• Tender or swollen gums
  • Gums separated from the tooth
  • Pus between gums and teeth
  • Loose or moving teeth
  • Change in your bite
  • Constant bad breath or bad taste

Care on the road
There are some truckstops with available dental care, which can be very helpful in emergency situations. Take, for example, the Iowa 80 Truckstop in Walcott, Iowa. Dr. Thomas Roeman [(563) 284-6161] gets the majority of his business from drivers at this famous stopover. He does not take appointments, but you can call ahead to make sure he is in his office. He opens at 9 a.m. Monday-Saturday and closes at different times depending on the flow of patients. Check the truckstops you frequent to see if dental care is an option, or check the Yellow Pages at a truckstop for local emergency dentists.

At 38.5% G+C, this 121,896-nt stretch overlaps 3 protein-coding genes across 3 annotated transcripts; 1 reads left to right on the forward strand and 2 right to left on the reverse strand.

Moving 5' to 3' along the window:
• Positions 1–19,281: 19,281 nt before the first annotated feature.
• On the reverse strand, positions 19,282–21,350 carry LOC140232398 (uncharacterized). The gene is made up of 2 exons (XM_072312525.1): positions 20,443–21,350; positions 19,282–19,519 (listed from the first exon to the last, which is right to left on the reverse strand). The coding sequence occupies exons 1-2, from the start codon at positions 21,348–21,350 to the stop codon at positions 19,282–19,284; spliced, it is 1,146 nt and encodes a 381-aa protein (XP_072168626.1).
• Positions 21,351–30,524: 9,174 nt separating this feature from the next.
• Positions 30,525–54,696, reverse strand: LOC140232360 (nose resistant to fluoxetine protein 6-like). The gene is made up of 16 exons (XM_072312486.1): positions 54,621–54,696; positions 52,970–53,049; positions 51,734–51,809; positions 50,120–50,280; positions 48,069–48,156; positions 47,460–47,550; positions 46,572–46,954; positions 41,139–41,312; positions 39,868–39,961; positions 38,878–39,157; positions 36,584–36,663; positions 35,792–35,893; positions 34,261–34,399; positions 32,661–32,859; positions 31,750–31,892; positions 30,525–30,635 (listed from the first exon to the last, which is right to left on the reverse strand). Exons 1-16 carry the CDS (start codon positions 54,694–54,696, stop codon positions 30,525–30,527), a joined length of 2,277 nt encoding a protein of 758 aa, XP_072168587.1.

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If you are on the road and find yourself in a dental emergency, here are some suggestions to help reduce the amount of injury, according to the American Dental Association (
Bitten lip or tongue: Gently clean the area with a cloth and apply a cold compress to reduce any swelling. You should go to a hospital emergency room if bleeding persists.

Broken tooth: Clean the area by rinsing your mouth with warm water. Apply a cold compress to reduce any swelling and call a dentist immediately.

Possible broken jaw: Apply a cold compress to your jaw to control swelling. Immediately go to a dentist or hospital emergency room.

Knocked out tooth: If the tooth is dirty, gently rinse the root by holding the crown in clean, running water or rinsing in purified or distilled water (perhaps a bottle of drinking water). Be sure not to rub it or remove any tissue fragments. If you can, insert the tooth back in the socket or put it in a glass of milk and immediately get to the dentist with the tooth – it might be saved.

Objects caught between teeth: Gently remove the debris with dental floss. Do not use a sharp object to remove anything from your mouth to avoid cutting your gums. If you cannot remove the object, seek dental assistance.